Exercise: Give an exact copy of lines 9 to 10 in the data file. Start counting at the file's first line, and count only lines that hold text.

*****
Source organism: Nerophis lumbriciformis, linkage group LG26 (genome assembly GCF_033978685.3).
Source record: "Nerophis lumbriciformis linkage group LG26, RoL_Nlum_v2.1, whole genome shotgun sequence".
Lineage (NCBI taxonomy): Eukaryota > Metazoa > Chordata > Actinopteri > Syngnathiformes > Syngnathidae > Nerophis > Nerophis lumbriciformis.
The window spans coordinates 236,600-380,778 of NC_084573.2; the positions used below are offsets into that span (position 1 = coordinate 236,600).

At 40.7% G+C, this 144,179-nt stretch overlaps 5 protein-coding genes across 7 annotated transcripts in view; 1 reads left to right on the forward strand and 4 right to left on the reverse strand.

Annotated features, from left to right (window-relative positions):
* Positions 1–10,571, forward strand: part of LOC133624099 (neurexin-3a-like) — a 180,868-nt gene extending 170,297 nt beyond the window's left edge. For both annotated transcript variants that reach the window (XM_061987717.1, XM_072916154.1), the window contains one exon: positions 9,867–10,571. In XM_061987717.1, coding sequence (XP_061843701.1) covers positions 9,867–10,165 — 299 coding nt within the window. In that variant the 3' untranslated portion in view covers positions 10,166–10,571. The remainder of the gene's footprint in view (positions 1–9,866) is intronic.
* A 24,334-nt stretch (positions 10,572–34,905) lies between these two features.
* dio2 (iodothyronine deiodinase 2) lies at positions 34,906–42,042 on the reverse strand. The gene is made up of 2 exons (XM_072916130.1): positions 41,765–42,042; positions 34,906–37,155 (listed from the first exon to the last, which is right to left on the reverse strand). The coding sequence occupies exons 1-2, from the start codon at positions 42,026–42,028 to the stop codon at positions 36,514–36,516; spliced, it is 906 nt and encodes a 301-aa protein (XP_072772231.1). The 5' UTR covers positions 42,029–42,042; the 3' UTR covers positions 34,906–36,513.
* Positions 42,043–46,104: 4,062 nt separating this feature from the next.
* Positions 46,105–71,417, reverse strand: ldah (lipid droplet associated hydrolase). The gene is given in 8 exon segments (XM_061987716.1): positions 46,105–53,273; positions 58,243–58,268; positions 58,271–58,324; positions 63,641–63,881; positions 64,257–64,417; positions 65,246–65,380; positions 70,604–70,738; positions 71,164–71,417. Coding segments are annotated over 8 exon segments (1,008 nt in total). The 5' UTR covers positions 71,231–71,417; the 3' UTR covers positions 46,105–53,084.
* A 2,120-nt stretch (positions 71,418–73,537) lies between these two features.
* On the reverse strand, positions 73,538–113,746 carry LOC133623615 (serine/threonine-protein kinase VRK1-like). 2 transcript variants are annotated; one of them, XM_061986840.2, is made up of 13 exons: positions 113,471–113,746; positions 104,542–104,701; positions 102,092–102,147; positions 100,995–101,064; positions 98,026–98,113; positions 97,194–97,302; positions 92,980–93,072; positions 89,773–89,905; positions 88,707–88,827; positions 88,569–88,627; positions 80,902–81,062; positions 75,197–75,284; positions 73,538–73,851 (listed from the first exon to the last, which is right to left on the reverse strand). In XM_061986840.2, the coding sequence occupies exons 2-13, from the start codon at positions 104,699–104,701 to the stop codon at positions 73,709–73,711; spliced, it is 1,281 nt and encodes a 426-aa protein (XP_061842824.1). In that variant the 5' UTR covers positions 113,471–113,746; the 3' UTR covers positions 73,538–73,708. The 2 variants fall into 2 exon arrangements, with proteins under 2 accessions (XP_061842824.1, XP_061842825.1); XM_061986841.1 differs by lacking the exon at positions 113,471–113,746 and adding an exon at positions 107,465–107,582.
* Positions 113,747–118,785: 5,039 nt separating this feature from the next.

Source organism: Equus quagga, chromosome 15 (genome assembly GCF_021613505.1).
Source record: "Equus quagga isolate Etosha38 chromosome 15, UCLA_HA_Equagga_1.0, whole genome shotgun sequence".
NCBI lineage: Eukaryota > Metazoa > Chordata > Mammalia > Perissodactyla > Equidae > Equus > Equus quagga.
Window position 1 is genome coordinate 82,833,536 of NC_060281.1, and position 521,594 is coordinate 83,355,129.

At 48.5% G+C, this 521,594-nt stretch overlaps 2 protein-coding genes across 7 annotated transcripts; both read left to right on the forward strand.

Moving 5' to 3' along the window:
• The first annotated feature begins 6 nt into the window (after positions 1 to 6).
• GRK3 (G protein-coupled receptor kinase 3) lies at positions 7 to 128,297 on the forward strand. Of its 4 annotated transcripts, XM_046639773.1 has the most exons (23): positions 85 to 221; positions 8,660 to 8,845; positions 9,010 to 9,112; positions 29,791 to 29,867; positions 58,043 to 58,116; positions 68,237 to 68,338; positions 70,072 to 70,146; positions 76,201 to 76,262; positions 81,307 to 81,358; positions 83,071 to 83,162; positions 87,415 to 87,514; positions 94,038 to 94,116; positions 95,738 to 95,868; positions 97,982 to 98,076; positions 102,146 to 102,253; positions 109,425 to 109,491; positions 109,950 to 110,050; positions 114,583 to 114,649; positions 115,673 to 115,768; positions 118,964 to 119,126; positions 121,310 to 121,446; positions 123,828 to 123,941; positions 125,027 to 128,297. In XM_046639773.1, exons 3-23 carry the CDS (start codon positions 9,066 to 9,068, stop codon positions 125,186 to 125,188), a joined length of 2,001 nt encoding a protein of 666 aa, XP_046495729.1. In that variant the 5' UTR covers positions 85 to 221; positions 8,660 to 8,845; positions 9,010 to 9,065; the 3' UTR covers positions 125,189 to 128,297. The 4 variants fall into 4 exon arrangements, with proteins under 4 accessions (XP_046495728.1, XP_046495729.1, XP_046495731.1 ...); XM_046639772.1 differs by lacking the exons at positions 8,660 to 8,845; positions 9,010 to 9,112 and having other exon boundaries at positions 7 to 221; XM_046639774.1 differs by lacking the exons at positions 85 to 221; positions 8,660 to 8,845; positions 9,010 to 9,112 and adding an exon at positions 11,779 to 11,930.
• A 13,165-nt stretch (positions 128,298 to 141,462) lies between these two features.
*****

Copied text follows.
* dio2 (iodothyronine deiodinase 2) lies at positions 34,906–42,042 on the reverse strand. The gene is made up of 2 exons (XM_072916130.1): positions 41,765–42,042; positions 34,906–37,155 (listed from the first exon to the last, which is right to left on the reverse strand). The coding sequence occupies exons 1-2, from the start codon at positions 42,026–42,028 to the stop codon at positions 36,514–36,516; spliced, it is 906 nt and encodes a 301-aa protein (XP_072772231.1). The 5' UTR covers positions 42,029–42,042; the 3' UTR covers positions 34,906–36,513.
* Positions 42,043–46,104: 4,062 nt separating this feature from the next.